‘I never met Bobby Moore although I did speak to him on the phone a few times. He was going to come on one trip but had already committed himself to drawing a raffle for the Scouts and told me that once he’d given his word he always kept it. The trips were always in May and two years later I was in touch with him before Christmas and he agreed to come; then he phoned in February to tell me how much he was looking forward to it. That was on the Monday and he died on the Wednesday. When I was told I just burst into tears and Geoff Hurst later told me later that during those few days Bobby called everyone he had made a commitment to just to let them know he hadn’t forgotten them. That was the mark of the man and that’s why you’ll never hear anyone say a bad word about Bobby Moore.

‘To a man, the players I’ve got to know are faultlessly generous with their time and talents and typically we would organise a week’s tournament followed by a week’s holiday for them and their wives – my wife Barbara would help take care of the wives. I don’t think things like that will happen in the future, at least not in the same way.’

Through his contacts Brian has taken Wimborne Town to play tournaments in Hong Kong against sides from such giants of the English game as Aston Villa and Manchester United. With the help of Liam Brady he has also twice managed to bring Arsenal sides to Wimborne’s home at The Cuthbury, including a fundraising match for Andy Culliford.

‘Another man who has never let me down and never charged a penny for anything he has done for me is Harry Redknapp – he kindly took over as club patron at Wimborne when Alan Ball died.’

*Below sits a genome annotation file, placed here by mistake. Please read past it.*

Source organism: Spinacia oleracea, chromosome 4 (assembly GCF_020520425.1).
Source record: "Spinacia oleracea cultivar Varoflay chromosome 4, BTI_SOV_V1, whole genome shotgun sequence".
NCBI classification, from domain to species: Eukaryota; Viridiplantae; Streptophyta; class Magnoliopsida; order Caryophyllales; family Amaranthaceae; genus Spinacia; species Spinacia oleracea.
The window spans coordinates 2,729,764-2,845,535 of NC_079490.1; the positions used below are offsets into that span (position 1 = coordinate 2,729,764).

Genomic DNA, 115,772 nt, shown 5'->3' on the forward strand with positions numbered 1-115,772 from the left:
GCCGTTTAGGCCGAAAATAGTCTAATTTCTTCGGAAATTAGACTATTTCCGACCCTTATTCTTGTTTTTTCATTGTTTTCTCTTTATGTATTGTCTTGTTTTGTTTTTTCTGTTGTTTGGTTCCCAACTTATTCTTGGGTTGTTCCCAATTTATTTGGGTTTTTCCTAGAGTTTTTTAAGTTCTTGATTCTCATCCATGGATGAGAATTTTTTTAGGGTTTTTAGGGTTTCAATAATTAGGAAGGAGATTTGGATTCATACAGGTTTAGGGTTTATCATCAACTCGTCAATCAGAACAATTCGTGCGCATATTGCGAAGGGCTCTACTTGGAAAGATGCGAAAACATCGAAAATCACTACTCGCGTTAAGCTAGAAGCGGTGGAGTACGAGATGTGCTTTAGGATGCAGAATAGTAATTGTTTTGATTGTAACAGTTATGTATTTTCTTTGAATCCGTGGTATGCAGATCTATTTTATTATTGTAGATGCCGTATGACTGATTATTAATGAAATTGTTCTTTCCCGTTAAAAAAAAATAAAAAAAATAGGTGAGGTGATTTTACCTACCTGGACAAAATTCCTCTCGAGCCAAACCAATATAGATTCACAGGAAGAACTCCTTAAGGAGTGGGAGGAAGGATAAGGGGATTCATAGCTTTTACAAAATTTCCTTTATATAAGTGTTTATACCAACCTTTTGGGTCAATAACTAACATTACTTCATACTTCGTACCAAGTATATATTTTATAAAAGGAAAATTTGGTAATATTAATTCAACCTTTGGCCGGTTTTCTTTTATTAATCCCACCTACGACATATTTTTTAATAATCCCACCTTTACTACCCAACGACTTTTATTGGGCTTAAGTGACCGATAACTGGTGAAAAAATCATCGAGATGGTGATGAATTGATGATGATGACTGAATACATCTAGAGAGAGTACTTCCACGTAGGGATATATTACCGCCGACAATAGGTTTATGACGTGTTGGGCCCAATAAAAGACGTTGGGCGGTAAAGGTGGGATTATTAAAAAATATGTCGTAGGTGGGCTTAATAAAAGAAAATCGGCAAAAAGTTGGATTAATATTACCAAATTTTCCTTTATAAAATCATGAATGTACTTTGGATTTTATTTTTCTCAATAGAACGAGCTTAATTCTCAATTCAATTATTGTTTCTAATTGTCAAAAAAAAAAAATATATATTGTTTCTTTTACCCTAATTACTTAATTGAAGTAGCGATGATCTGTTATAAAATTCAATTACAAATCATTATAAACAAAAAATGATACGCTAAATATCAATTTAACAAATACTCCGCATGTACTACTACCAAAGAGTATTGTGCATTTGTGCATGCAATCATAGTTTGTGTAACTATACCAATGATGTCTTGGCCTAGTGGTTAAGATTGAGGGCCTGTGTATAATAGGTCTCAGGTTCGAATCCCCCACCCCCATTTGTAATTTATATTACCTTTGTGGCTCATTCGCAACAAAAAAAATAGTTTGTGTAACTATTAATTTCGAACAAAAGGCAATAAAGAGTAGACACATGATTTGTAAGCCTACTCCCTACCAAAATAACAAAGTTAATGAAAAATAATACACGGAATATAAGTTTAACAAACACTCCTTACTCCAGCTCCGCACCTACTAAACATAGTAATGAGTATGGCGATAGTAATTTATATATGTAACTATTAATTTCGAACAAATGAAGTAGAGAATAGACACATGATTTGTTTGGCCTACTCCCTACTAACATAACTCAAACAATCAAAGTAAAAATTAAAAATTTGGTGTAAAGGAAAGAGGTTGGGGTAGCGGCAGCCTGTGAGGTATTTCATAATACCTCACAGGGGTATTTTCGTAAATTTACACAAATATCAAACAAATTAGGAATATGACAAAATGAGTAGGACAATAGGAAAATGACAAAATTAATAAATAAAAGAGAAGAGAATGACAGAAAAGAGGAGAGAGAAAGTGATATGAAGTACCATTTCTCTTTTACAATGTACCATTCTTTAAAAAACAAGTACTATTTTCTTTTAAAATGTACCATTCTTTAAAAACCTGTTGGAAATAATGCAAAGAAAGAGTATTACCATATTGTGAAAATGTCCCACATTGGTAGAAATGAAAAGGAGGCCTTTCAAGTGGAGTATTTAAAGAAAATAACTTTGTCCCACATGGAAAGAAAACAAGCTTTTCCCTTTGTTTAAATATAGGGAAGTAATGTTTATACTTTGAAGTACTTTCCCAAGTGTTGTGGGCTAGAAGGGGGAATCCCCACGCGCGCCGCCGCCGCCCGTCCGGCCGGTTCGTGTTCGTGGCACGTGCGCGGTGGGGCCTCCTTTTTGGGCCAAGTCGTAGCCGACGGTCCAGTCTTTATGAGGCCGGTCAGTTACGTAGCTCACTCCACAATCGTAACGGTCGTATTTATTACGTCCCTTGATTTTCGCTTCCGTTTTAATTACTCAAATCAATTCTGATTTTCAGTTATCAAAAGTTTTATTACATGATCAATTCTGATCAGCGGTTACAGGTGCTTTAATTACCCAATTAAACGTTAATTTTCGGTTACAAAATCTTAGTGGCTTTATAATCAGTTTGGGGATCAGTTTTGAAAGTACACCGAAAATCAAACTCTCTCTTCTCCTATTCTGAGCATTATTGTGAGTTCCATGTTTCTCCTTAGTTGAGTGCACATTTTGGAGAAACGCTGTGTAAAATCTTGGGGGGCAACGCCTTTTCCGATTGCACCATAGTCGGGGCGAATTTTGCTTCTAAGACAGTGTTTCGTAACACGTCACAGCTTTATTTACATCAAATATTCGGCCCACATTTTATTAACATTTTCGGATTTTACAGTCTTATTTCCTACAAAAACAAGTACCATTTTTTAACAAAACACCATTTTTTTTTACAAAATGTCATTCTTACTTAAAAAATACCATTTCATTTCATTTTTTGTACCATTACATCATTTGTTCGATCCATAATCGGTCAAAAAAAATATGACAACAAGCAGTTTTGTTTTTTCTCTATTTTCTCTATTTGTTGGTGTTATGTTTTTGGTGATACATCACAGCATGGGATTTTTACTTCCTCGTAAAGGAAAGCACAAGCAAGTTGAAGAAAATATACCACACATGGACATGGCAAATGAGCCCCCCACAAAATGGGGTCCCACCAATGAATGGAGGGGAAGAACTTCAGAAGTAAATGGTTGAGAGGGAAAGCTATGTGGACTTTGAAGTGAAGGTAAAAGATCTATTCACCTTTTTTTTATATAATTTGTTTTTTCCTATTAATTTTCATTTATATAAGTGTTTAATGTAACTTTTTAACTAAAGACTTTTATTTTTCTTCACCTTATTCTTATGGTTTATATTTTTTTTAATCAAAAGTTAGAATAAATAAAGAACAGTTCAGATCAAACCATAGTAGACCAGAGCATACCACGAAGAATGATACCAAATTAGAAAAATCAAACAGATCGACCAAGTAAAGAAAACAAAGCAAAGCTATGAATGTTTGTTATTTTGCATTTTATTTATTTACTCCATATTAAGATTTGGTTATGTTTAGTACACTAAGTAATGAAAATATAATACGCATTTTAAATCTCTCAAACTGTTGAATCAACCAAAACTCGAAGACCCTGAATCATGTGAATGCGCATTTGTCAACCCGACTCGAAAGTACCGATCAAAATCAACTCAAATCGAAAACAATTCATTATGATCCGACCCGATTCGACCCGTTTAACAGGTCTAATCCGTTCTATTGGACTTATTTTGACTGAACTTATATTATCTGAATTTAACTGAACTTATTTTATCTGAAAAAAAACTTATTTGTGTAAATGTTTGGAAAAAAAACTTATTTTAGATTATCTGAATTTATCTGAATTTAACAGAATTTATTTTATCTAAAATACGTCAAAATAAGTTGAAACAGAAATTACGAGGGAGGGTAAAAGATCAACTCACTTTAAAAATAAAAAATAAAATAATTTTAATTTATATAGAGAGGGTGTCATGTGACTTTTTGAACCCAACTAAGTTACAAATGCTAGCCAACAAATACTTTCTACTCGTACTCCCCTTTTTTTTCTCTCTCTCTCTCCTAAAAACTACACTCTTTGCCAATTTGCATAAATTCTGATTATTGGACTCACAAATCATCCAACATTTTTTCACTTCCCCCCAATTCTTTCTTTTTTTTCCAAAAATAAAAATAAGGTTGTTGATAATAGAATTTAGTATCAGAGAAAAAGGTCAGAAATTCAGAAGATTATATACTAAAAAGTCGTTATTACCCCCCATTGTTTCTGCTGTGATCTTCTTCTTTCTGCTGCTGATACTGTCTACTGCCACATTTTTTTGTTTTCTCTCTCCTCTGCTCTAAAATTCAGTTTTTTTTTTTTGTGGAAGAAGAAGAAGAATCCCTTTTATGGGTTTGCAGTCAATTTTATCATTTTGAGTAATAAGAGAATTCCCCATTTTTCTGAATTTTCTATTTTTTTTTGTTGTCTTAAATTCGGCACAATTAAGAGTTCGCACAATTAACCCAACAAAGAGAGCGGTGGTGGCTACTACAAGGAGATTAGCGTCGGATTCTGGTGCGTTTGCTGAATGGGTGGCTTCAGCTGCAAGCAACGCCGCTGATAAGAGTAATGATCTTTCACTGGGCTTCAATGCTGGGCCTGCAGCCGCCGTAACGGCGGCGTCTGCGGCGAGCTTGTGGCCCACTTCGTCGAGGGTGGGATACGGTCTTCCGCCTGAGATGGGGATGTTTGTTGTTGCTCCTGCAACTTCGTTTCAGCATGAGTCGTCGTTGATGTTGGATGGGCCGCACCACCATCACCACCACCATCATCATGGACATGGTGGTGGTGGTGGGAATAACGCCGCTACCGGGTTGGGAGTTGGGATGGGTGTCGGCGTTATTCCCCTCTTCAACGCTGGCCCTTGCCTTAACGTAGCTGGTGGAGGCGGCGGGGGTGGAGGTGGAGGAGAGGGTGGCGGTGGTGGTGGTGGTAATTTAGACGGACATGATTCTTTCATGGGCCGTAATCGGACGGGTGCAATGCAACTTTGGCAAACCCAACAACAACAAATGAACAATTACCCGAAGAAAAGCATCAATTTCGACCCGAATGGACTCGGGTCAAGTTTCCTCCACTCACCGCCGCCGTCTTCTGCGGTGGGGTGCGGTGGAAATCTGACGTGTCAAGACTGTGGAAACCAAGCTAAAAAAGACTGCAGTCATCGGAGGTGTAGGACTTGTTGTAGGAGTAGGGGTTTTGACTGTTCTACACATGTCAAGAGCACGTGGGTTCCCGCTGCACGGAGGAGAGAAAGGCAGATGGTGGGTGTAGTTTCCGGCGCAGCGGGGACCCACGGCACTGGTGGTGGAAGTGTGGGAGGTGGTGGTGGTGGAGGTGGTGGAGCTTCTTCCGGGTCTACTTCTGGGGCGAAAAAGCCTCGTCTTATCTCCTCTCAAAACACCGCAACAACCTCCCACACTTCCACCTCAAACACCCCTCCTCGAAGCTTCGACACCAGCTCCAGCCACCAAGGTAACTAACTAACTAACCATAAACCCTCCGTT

Once Brian was almost able to repay Harry with a tip off about Aston Villa’s future England international Gabby Agbonlahor.

‘We had Paul Roast and Sam Percival, the two best centre halves in our league at the time, but when we played Villa in Hong Kong this young kid Agbonlahor cut through them like a hot knife through butter. I saw Harry a few weeks later and said I thought he should know about him so he made a couple of calls and a bit later got a call back, after which he assured me that now he did know about Agbonlahor.’

Wimborne Town play in the Evo-Stik League Division One South & West, four tiers below the Football League. They’re a club with history having been founded in 1878 and their FA Vase trophy success in 1992 makes them the only Dorset team to ever win a Wembley final and Brian is full of praise for current manager Matty Holmes.

‘We’re playing some good football again and I believe we’re pretty stable financially. We’re in discussion with Wyatt Homes to build a new ground and it’s my hope we get a 3G artificial pitch because once we get used to it it’ll give us something over our opponents – Hamworthy United have got one and their results have improved – plus we can rent it out during the week and earn a good income from it.’

Have Boots Will Travel

Brian’s book, Have Boots Will Travel is available from www.havebootswilltravel.co.uk, price £12.99. All profits from its sale will go to the Andy Culliford Support Fund.

This summer (2017) will see Wimborne Town and Gosport Borough, who are managed by Wimborne’s FA Vase-winning boss Alex Pike, contest the first annual Andy Culliford Trophy.

Pictured: Brian (right) with Andy Culliford, Harry Redknapp and former WImborne player Taffy Richardson at the launch of Brian’s book at The Cuthbury

• First published by Dorset Life – The Dorset Magazine

One thought on “A life being lived for kicks

  1. David Shepherd says:

    I enjoyed reading this wonderful recollection of Brian’s time in football and happy that he was thoughtful enough to recall his Umbro Veterans days and his Wembley visit. I was fortunate enough to enjoy the hospitality he provided on one of his Singapore Footballing adventures and to witness the respect he was held in by many of our footballing legends.David Shepherd